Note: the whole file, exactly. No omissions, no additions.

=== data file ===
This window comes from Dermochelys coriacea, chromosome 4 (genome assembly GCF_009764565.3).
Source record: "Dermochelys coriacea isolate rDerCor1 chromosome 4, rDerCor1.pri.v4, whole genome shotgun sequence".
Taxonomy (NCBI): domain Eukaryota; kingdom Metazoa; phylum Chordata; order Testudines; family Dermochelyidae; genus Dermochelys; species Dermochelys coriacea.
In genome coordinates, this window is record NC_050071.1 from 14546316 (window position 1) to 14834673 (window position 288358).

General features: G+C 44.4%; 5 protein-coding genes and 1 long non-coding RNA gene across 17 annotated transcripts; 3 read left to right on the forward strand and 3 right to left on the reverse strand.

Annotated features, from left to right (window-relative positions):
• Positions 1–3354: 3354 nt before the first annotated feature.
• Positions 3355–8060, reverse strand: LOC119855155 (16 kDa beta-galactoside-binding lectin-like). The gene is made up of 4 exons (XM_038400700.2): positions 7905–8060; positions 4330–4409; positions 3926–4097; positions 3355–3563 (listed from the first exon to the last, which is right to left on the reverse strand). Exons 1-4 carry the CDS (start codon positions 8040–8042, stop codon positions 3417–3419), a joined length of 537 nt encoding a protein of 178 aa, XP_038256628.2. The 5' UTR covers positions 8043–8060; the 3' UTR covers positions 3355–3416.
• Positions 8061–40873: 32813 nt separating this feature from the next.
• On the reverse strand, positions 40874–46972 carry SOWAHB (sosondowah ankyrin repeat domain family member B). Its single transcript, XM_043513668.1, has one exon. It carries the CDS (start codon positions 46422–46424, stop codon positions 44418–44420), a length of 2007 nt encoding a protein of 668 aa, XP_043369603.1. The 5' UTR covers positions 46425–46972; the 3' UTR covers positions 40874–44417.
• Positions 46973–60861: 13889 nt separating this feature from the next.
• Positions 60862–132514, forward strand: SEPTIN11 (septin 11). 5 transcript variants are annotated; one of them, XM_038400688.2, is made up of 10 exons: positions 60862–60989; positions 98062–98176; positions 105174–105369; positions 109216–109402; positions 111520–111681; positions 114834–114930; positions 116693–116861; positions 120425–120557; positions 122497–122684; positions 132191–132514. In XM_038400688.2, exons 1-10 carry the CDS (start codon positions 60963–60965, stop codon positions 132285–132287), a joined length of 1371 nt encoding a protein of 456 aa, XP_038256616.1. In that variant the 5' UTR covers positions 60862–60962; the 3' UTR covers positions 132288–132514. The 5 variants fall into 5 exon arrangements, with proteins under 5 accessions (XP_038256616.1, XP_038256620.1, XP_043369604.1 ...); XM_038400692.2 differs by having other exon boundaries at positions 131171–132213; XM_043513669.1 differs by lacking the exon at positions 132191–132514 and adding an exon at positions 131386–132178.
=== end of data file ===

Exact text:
This window comes from Dermochelys coriacea, chromosome 4 (genome assembly GCF_009764565.3).
Source record: "Dermochelys coriacea isolate rDerCor1 chromosome 4, rDerCor1.pri.v4, whole genome shotgun sequence".
Taxonomy (NCBI): domain Eukaryota; kingdom Metazoa; phylum Chordata; order Testudines; family Dermochelyidae; genus Dermochelys; species Dermochelys coriacea.
In genome coordinates, this window is record NC_050071.1 from 14546316 (window position 1) to 14834673 (window position 288358).

General features: G+C 44.4%; 5 protein-coding genes and 1 long non-coding RNA gene across 17 annotated transcripts; 3 read left to right on the forward strand and 3 right to left on the reverse strand.

Annotated features, from left to right (window-relative positions):
• Positions 1–3354: 3354 nt before the first annotated feature.
• Positions 3355–8060, reverse strand: LOC119855155 (16 kDa beta-galactoside-binding lectin-like). The gene is made up of 4 exons (XM_038400700.2): positions 7905–8060; positions 4330–4409; positions 3926–4097; positions 3355–3563 (listed from the first exon to the last, which is right to left on the reverse strand). Exons 1-4 carry the CDS (start codon positions 8040–8042, stop codon positions 3417–3419), a joined length of 537 nt encoding a protein of 178 aa, XP_038256628.2. The 5' UTR covers positions 8043–8060; the 3' UTR covers positions 3355–3416.
• Positions 8061–40873: 32813 nt separating this feature from the next.
• On the reverse strand, positions 40874–46972 carry SOWAHB (sosondowah ankyrin repeat domain family member B). Its single transcript, XM_043513668.1, has one exon. It carries the CDS (start codon positions 46422–46424, stop codon positions 44418–44420), a length of 2007 nt encoding a protein of 668 aa, XP_043369603.1. The 5' UTR covers positions 46425–46972; the 3' UTR covers positions 40874–44417.
• Positions 46973–60861: 13889 nt separating this feature from the next.
• Positions 60862–132514, forward strand: SEPTIN11 (septin 11). 5 transcript variants are annotated; one of them, XM_038400688.2, is made up of 10 exons: positions 60862–60989; positions 98062–98176; positions 105174–105369; positions 109216–109402; positions 111520–111681; positions 114834–114930; positions 116693–116861; positions 120425–120557; positions 122497–122684; positions 132191–132514. In XM_038400688.2, exons 1-10 carry the CDS (start codon positions 60963–60965, stop codon positions 132285–132287), a joined length of 1371 nt encoding a protein of 456 aa, XP_038256616.1. In that variant the 5' UTR covers positions 60862–60962; the 3' UTR covers positions 132288–132514. The 5 variants fall into 5 exon arrangements, with proteins under 5 accessions (XP_038256616.1, XP_038256620.1, XP_043369604.1 ...); XM_038400692.2 differs by having other exon boundaries at positions 131171–132213; XM_043513669.1 differs by lacking the exon at positions 132191–132514 and adding an exon at positions 131386–132178.